A dilapidated ‘garage find’ example of a rare car that burst onto the 1960’s racing scene – a Costin Nathan – was sold by H&H Classics at their Chateau Impney sale earlier this month for over £80,000. It had been estimated to fetch £25,000 to £30,000.
The car emerged from its 45-year slumber when a Manchester company carried out a house clearance. Racing as both a Spyder and GT in the 1960s, the two-seater now requires total restoration. Despite its short career, the Costin-Nathan proved to be a very capable racer. Surviving examples showcase Costin’s unique talent for designing lightweight and very aerodynamic racers.
The car is the original Works Prototype as raced with considerable success by Roger Nathan in 1966. Bought by the previous owner (deceased) on 6th January 1967, without the initial Imp engine, it was given a Twin-Cam powerplant coupled to a Hewland Mk 5 transmission.
The driver was to be Chris Meek and the car was further modified with a hard-top to allow it to run as a GT. A large folder of correspondence charts the trials and tribulations of the next three years which added but a single class win at Snetterton in May 1967 to the two-seater’s impressive racing resume.
Former race-driver, John Markey, who runs the H&H Classics Hindhead Surrey operation, said, “It is an amazing restoration project and a true ‘barn find’ slumbering in the late owner’s garage for the last 45 years. This is quite a special car. I’m probably dewy eyed having raced one quite extensively in the ’60s.”
Another car which created great interest at the H&H Classics sale was a huge black 1949 Cadillac Series 75 Fleetwood Sedan, originally owned by Cardinal Richard J. Cushing, a close friend of the similarly Boston-based (and Catholic) Kennedy family. It sold for nigh on £40,000.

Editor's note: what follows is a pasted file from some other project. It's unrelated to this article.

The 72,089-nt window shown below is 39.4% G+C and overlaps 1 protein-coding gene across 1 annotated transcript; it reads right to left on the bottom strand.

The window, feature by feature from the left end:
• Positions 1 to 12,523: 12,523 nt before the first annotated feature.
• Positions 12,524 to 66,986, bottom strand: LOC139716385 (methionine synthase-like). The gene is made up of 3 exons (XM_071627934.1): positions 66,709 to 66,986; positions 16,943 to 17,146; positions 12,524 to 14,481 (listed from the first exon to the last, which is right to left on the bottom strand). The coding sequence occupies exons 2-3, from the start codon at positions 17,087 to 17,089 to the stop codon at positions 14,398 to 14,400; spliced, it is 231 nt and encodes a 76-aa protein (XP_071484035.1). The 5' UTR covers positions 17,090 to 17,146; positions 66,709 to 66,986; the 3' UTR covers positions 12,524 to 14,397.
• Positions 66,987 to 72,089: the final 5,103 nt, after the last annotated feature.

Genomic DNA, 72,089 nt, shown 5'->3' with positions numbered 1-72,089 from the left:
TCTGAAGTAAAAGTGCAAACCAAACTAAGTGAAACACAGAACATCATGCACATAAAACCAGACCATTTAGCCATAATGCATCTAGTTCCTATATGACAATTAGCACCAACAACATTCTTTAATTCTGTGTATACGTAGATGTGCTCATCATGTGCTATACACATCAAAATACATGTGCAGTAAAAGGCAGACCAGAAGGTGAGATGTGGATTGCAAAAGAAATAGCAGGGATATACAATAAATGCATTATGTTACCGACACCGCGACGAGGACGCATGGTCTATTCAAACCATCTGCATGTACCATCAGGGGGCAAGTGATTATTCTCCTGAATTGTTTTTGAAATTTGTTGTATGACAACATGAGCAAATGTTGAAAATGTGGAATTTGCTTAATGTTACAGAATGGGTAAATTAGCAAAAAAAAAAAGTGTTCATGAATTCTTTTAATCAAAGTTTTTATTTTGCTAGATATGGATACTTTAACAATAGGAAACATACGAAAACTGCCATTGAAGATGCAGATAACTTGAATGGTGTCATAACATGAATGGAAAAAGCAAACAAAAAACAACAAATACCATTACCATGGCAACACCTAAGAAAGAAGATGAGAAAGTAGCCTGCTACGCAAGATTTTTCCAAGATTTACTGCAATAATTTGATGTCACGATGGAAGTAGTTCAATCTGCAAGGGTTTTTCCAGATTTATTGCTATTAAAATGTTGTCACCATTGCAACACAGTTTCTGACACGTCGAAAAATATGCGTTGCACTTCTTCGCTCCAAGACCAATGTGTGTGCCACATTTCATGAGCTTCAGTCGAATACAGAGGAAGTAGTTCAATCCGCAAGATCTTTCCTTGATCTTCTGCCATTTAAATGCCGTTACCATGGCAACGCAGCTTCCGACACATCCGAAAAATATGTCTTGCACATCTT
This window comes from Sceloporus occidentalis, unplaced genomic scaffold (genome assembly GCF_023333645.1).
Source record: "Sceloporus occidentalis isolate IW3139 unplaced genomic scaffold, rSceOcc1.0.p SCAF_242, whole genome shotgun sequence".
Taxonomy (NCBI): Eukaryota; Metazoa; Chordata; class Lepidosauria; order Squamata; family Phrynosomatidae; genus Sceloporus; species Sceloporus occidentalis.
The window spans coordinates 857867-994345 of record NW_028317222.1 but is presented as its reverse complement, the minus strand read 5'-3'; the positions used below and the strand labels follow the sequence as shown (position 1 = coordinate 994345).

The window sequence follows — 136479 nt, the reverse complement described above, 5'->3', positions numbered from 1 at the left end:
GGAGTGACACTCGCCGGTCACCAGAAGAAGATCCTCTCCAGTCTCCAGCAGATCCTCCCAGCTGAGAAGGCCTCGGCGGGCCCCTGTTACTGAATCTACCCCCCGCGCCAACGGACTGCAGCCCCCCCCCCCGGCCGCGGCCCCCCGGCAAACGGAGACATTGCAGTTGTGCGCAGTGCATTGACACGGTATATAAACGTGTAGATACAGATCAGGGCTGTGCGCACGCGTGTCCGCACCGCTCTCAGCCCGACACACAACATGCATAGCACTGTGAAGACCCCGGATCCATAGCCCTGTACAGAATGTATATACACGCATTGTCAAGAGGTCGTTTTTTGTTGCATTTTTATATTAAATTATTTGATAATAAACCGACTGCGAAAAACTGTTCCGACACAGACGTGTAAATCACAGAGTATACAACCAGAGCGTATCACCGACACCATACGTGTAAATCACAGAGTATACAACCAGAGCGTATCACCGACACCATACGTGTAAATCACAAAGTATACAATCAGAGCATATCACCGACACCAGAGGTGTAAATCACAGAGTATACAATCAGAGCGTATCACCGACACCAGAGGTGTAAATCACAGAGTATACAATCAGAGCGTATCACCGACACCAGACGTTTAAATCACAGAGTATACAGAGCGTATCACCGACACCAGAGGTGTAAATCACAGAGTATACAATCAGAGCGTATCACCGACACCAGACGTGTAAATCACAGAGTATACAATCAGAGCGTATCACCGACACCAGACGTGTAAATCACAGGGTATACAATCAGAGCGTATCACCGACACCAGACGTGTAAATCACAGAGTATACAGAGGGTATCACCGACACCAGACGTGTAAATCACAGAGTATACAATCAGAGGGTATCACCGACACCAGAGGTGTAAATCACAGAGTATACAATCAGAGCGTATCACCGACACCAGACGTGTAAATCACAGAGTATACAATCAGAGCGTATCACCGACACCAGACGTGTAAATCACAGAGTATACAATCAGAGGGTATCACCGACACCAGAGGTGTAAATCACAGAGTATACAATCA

A high profile clergyman who once graced the cover of Time magazine, Cushing retained the Cadillac until the mid / late 1960s by which time he had married JFK to Jackie, baptized their children, given the blessing at his friend’s presidential inauguration and conducted one of the most high profile funerals in history following JFK’s assassination.
Research indicates that this car is likely to have transported the Cardinal to many of these happy and sad Kennedy events. Martin van der Zeeuw, H&H Classics agent in Holland who found the car, said, “Every now and then one comes across a car that is particularly interesting not just for its engineering or design or any other physical reason but because it casts a light onto our own human history. And this is one such car, its very close links with the remarkable, brilliant, tragic Kennedy family, makes it an object of particular and historic interest.”